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Ceres Protein, LLC v. Thompson Mechanical & Design

United States District Court, W.D. Kentucky, Louisville Division

March 15, 2017

CERES PROTEIN, LLC, et al., Plaintiffs/Counterclaim Defendants,
v.
THOMPSON MECHANICAL & DESIGN, et al., Defendants/Counterclaimants.

          MEMORANDUM OPINION

          THOMAS B. RUSSELL, SR. JUDGE

         In 2014, Ceres Protein, LLC and Roger Shannon filed this action against Barry and Robert Thompson, along with their Ohio partnership Thompson Mechanical & Design, alleging claims for defamation and for intentional interference with a prospective business relationship. The Thompsons responded with a counterclaim against Ceres Protein, LLC, Roger Shannon, and Michael Tarullo, Jr., pressing equitable claims for unjust enrichment and quantum meruit. Now, pursuant to Federal Rule of Civil Procedure 56, Ceres Protein, LLC, Roger Shannon, and Michael Tarullo, Jr. ask the Court to enter judgment on those counterclaims. The Thompsons not only oppose that motion, but also move to strike portions of Roger Shannon's affidavit, along with certain exhibits, attached to it. For reasons explained in detail below, the Thompsons' Motion to Strike, [R. 91], is DENIED IN PART and DENIED IN PART AS MOOT, and Ceres Protein, LLC, Roger Shannon, and Michael Tarullo, Jr.'s Motion for Summary Judgment, [R. 90], is GRANTED.

         I.

         A.

         In 2013, Roger Shannon and Michael Tarullo, Jr. formed Ceres Protein, LLC to pursue business opportunities relating to repurposing “whole stillage, ” or distillery waste, generated by distilleries in Kentucky and Tennessee. Ceres Protein, LLC helps distilleries reduce the expense of removing spent distillers' grains, known as “slop, ” which result from the distilling process. Through a comprehensive process that separates and de-waters usable solid grains, Ceres Protein, LLC transforms distiller's slop into a product called “wet cake, ” which is then sold to farmers for livestock feed.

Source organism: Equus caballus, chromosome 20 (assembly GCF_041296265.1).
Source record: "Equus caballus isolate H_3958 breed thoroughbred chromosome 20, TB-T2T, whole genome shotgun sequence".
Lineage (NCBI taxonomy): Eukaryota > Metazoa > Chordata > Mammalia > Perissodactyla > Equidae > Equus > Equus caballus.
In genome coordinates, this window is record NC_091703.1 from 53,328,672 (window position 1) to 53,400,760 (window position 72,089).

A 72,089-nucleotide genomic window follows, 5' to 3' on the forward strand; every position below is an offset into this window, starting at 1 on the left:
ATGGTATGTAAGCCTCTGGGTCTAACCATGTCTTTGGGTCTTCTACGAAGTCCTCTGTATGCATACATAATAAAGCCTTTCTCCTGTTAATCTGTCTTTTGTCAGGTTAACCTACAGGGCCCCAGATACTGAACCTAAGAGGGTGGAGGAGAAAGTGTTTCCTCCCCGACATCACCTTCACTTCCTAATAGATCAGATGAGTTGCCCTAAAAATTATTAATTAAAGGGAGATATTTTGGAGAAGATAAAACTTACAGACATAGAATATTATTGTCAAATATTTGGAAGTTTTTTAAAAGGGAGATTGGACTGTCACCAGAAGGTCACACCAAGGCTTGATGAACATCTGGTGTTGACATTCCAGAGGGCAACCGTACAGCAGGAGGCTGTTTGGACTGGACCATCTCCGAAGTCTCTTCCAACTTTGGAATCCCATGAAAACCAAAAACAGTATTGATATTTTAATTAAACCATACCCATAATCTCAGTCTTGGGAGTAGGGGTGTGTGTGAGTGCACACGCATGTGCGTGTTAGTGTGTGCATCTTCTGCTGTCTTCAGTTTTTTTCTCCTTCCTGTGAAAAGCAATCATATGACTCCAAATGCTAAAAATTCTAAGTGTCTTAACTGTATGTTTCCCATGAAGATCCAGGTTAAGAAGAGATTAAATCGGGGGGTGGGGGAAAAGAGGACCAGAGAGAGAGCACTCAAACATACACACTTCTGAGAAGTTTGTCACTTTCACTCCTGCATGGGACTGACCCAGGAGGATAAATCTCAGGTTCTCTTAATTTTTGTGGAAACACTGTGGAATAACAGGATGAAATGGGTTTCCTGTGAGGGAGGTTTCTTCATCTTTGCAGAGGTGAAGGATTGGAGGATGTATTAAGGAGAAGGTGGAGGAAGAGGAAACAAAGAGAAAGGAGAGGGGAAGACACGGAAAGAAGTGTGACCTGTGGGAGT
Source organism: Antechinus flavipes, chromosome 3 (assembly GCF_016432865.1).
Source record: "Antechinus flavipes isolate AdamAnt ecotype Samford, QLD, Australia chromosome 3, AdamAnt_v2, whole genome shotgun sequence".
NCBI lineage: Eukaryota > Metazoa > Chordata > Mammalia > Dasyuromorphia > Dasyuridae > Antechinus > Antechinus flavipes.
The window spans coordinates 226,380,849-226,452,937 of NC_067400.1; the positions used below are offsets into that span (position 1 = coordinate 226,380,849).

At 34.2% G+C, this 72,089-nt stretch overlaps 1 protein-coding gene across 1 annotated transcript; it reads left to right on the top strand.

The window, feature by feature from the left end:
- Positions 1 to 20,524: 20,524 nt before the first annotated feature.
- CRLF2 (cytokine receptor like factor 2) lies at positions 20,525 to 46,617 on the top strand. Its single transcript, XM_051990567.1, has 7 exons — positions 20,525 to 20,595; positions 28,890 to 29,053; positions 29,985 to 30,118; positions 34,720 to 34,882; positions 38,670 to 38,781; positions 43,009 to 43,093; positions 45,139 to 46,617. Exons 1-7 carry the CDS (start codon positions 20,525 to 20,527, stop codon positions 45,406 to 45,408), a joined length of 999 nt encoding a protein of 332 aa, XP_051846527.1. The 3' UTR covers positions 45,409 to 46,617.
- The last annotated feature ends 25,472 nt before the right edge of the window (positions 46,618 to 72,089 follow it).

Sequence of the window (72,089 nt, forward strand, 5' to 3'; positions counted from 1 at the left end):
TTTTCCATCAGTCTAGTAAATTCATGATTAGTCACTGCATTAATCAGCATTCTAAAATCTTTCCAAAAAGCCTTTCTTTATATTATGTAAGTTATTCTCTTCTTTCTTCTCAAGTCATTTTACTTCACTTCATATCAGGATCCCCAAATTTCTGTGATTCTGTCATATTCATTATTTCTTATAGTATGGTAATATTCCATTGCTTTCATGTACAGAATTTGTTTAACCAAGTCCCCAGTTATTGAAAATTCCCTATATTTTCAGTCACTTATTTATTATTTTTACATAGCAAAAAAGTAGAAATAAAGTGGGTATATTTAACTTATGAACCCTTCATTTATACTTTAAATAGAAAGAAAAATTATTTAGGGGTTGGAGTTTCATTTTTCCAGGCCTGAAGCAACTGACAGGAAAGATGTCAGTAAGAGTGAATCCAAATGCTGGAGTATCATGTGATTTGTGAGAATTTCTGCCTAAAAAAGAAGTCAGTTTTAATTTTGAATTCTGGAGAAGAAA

In early 2013, Ceres Protein, LLC cultivated two business relationships necessary to offer slop processing services to distilleries. First, Ceres Protein approached Vincent Corporation, a manufacturer of screw presses, about providing it with the equipment needed to de-water distillers' slop and create wet cake. Second, Ceres Protein, LLC contracted with Land o' Lakes Purina Feed LLC to distribute the wet cake generated from its slop processing for use as livestock feed.

         Sometime around mid-2013, Michael Tarullo, Sr. (Michael Tarullo, Jr.'s father) and Barry Thompson, along with his son Robert Thompson, approached Roger Shannon and Michael Tarullo, Jr. about a possible business arrangement. The trio proposed developing a “stage two” process whereby wet cake could be dried to create dried distillers' grains, a product with a lower moisture content, a longer shelf-life, and better transportability. Barry Thompson holds U.S. Patent No. 8, 561, 315, which protects a grain-drying system that utilizes solar energy to pass heated air through a conventional crop silo or bin for the purpose of drying grain. He assigned that patent to Legacy Design LLC, an Ohio limited liability company, owned and operated by the Thompsons. Though no one had used that patented method to process stillage before, Barry Thompson claimed that it could be adapted for Ceres Protein, LLC's uses.

         Michael Tarullo, Sr. and the Thompsons offered to license that intellectual property to Ceres Protein, LLC, to offer engineering support, and to contribute the capital needed during the start-up phase of the venture in exchange for a membership interest in Ceres Protein, LLC. Between July and October 2013, the parties attempted to negotiate such an arrangement. However, no agreement resulted.